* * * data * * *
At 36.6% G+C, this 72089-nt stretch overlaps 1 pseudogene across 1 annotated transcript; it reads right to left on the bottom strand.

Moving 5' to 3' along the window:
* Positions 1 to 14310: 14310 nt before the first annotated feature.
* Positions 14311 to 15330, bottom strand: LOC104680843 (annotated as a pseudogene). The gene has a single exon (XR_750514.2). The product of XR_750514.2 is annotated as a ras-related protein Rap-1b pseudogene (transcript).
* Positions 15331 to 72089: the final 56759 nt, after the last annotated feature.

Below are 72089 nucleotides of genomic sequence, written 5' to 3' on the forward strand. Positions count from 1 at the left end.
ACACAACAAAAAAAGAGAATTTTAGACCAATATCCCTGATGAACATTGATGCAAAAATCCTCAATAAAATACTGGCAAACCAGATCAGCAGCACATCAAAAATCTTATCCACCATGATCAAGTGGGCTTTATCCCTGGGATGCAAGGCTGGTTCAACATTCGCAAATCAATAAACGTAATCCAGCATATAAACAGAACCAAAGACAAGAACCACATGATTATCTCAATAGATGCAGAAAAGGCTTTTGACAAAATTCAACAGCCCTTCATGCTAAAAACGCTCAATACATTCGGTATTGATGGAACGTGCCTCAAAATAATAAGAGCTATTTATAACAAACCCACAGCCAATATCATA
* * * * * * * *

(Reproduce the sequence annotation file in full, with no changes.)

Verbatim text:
At 36.6% G+C, this 72089-nt stretch overlaps 1 pseudogene across 1 annotated transcript; it reads right to left on the bottom strand.

Moving 5' to 3' along the window:
* Positions 1 to 14310: 14310 nt before the first annotated feature.
* Positions 14311 to 15330, bottom strand: LOC104680843 (annotated as a pseudogene). The gene has a single exon (XR_750514.2). The product of XR_750514.2 is annotated as a ras-related protein Rap-1b pseudogene (transcript).
* Positions 15331 to 72089: the final 56759 nt, after the last annotated feature.

Below are 72089 nucleotides of genomic sequence, written 5' to 3' on the forward strand. Positions count from 1 at the left end.
ACACAACAAAAAAAGAGAATTTTAGACCAATATCCCTGATGAACATTGATGCAAAAATCCTCAATAAAATACTGGCAAACCAGATCAGCAGCACATCAAAAATCTTATCCACCATGATCAAGTGGGCTTTATCCCTGGGATGCAAGGCTGGTTCAACATTCGCAAATCAATAAACGTAATCCAGCATATAAACAGAACCAAAGACAAGAACCACATGATTATCTCAATAGATGCAGAAAAGGCTTTTGACAAAATTCAACAGCCCTTCATGCTAAAAACGCTCAATACATTCGGTATTGATGGAACGTGCCTCAAAATAATAAGAGCTATTTATAACAAACCCACAGCCAATATCATA